Bt eggplant for Bangladesh and the Philippines


2015 to 2018


Eggplant is a common vegetable grown throughout Asia by resource-poor farmers. Eggplant is attacked by a caterpillar known as the eggplant fruit and shoot borer (EFSB) and growers typically spray every 2-3 days to control it, usually with little success but with considerable health and environmental harm. Using an engineered plant that expresses a common bacterial protein used by organic growers, these farmers now have a solution that completely eliminates the need to spray for EFSB. We are working with farmers in Bangladesh and the Philippines to use these EFSB-resistant plants as part of an overall integrated pest management (IPM) program.


The issue addressed is the economic losses and the risks to human health and the environment from the current pesticide-intensive strategy to control an insect of eggplant in Asia.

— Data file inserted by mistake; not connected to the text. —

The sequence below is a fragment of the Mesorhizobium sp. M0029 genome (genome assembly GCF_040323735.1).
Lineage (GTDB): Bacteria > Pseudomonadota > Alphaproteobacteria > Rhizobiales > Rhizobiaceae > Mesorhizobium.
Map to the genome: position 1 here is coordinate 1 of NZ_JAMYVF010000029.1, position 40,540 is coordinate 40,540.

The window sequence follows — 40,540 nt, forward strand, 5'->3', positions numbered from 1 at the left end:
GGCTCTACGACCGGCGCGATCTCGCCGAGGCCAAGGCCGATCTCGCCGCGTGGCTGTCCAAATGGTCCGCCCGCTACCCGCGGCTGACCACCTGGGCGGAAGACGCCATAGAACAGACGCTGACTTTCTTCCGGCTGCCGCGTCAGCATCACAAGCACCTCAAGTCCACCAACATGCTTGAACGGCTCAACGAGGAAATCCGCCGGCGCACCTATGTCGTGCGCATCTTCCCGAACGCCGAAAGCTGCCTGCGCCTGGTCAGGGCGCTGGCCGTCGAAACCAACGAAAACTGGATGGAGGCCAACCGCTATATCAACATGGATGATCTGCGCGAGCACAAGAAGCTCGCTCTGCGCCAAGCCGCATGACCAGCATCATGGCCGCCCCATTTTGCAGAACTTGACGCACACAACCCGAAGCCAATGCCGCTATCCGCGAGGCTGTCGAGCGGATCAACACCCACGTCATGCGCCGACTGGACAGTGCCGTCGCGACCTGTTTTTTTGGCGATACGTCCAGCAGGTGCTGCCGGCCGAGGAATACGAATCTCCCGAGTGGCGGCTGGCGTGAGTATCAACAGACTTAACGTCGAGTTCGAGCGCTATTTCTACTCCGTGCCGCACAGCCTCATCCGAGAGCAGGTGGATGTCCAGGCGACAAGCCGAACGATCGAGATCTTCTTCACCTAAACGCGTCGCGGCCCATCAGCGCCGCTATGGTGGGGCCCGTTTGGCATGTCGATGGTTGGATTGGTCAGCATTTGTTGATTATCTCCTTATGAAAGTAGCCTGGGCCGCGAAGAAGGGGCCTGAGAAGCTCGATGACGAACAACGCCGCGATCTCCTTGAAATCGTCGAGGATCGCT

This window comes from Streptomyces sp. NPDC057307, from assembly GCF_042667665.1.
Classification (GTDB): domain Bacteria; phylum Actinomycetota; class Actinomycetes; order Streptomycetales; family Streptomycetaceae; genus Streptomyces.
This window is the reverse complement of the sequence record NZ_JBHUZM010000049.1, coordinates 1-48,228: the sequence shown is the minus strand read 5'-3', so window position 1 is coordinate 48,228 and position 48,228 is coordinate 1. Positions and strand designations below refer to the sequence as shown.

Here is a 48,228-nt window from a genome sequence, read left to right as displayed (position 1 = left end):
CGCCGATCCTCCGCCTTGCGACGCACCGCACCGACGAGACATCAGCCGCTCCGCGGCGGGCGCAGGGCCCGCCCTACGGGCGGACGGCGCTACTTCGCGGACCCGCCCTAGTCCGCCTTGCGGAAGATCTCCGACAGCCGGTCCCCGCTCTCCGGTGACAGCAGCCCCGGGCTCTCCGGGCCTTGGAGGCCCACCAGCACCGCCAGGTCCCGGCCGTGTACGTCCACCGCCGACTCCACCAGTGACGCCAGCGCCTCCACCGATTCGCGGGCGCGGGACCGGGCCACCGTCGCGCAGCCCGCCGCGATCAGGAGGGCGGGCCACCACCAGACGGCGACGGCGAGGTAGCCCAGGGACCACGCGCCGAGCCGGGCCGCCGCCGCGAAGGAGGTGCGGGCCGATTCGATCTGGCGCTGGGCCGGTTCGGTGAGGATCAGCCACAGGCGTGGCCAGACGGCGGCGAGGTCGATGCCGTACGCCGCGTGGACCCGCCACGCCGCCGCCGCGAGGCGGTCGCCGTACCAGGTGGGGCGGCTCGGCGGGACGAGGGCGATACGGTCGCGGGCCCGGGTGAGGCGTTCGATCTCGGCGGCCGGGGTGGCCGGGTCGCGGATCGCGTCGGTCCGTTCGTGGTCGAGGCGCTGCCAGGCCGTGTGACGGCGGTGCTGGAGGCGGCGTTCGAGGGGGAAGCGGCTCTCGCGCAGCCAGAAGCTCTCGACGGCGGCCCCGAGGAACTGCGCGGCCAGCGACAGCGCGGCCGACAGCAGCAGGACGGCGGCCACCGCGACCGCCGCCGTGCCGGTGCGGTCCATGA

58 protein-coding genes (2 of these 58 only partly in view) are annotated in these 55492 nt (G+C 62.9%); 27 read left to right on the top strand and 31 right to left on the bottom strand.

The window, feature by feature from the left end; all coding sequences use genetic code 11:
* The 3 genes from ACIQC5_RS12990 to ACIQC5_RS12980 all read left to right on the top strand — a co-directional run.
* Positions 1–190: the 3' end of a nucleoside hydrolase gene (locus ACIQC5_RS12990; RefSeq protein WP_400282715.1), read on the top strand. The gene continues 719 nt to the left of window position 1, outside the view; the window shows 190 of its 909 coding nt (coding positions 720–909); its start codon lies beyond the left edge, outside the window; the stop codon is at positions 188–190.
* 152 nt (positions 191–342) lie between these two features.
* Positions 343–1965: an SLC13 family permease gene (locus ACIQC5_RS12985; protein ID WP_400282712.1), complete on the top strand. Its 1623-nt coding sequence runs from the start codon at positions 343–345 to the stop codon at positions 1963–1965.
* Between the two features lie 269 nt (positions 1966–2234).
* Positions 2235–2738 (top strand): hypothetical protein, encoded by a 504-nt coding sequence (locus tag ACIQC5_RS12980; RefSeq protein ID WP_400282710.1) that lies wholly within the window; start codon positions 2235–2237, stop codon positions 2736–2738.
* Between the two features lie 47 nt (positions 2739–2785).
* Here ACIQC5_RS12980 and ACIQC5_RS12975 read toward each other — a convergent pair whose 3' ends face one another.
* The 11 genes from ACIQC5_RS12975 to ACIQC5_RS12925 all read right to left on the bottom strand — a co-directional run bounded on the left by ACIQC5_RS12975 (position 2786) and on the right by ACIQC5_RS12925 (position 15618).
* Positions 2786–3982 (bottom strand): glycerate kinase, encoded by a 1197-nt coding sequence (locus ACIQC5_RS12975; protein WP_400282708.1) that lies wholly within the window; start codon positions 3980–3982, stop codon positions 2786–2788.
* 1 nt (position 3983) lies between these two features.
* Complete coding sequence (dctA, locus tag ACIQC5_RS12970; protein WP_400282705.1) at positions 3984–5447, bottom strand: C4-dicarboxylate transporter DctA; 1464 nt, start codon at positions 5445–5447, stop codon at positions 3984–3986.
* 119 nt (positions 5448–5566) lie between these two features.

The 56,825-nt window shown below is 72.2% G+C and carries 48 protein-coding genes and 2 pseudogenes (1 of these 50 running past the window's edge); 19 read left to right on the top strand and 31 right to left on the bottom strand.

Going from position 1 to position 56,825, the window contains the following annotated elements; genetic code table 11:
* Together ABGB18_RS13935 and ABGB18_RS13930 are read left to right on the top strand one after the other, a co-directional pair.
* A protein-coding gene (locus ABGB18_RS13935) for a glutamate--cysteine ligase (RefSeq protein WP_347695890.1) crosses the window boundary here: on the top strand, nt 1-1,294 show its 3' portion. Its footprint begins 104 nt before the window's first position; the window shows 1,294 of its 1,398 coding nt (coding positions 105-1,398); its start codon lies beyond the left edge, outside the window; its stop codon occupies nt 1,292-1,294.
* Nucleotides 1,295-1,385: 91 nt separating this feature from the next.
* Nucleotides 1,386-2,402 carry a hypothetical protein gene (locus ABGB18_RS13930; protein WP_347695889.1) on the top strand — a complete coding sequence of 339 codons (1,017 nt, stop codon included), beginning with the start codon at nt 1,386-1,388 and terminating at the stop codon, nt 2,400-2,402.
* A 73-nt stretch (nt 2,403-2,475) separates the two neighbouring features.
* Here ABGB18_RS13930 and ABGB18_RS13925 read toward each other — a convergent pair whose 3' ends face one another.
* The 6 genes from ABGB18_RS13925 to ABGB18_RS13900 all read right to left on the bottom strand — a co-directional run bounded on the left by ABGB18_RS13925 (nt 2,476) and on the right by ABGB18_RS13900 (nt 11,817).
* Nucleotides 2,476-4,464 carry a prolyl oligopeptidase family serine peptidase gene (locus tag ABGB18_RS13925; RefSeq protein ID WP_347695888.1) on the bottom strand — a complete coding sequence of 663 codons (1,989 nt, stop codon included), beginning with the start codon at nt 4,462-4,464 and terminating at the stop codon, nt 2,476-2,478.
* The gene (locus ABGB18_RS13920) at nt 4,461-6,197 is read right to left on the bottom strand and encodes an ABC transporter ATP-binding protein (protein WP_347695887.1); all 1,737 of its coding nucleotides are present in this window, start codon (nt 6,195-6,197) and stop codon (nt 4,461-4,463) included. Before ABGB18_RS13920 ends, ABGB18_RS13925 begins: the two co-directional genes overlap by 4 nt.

Using eggplants that are resistant to the major insect pest in Asia is allowing farmers to minimize their pesticide sprays. Rather than spraying >100 times during the season, growers are spraying only a few times to control secondary pests. Farmers are obtaining economic benefits as well as reducing risks to human health and the environment.


In 2017 there will be >5,000 farmers in Bangladesh who will be using these insect-resistant (Bt) plants. This will greatly decrease pesticide use and increase their profit. One study estimates the benefit to farmers will be >$1800 per hectare.

Submitted by: 

  • Shelton, Anthony M

Researchers involved: 

  • Shelton, Anthony M

International focus: 

  • Bangladesh
  • Philippines